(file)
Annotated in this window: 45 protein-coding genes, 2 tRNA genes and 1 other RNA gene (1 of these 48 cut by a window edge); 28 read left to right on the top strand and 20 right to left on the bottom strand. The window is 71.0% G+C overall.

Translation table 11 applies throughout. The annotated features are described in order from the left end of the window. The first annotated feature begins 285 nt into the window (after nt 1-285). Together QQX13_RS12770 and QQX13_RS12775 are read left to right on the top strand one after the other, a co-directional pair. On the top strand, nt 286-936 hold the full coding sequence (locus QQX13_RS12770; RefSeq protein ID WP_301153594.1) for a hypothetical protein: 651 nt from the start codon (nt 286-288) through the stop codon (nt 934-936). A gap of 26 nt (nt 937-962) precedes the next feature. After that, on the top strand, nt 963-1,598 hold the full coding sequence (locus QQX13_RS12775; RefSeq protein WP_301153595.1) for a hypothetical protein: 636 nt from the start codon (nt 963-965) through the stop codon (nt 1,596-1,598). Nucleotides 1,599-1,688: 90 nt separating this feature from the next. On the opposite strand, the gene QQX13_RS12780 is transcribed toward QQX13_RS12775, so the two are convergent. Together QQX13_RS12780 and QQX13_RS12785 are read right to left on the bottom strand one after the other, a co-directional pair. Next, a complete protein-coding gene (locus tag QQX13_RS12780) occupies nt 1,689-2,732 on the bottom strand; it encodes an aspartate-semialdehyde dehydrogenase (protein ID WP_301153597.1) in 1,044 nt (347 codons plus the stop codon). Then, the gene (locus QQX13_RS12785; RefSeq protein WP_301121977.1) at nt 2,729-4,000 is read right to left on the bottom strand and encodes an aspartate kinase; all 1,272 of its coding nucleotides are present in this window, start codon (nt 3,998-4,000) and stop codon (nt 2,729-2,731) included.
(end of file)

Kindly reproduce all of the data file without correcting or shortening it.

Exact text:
Annotated in this window: 45 protein-coding genes, 2 tRNA genes and 1 other RNA gene (1 of these 48 cut by a window edge); 28 read left to right on the top strand and 20 right to left on the bottom strand. The window is 71.0% G+C overall.

Translation table 11 applies throughout. The annotated features are described in order from the left end of the window. The first annotated feature begins 285 nt into the window (after nt 1-285). Together QQX13_RS12770 and QQX13_RS12775 are read left to right on the top strand one after the other, a co-directional pair. On the top strand, nt 286-936 hold the full coding sequence (locus QQX13_RS12770; RefSeq protein ID WP_301153594.1) for a hypothetical protein: 651 nt from the start codon (nt 286-288) through the stop codon (nt 934-936). A gap of 26 nt (nt 937-962) precedes the next feature. After that, on the top strand, nt 963-1,598 hold the full coding sequence (locus QQX13_RS12775; RefSeq protein WP_301153595.1) for a hypothetical protein: 636 nt from the start codon (nt 963-965) through the stop codon (nt 1,596-1,598). Nucleotides 1,599-1,688: 90 nt separating this feature from the next. On the opposite strand, the gene QQX13_RS12780 is transcribed toward QQX13_RS12775, so the two are convergent. Together QQX13_RS12780 and QQX13_RS12785 are read right to left on the bottom strand one after the other, a co-directional pair. Next, a complete protein-coding gene (locus tag QQX13_RS12780) occupies nt 1,689-2,732 on the bottom strand; it encodes an aspartate-semialdehyde dehydrogenase (protein ID WP_301153597.1) in 1,044 nt (347 codons plus the stop codon). Then, the gene (locus QQX13_RS12785; RefSeq protein WP_301121977.1) at nt 2,729-4,000 is read right to left on the bottom strand and encodes an aspartate kinase; all 1,272 of its coding nucleotides are present in this window, start codon (nt 3,998-4,000) and stop codon (nt 2,729-2,731) included.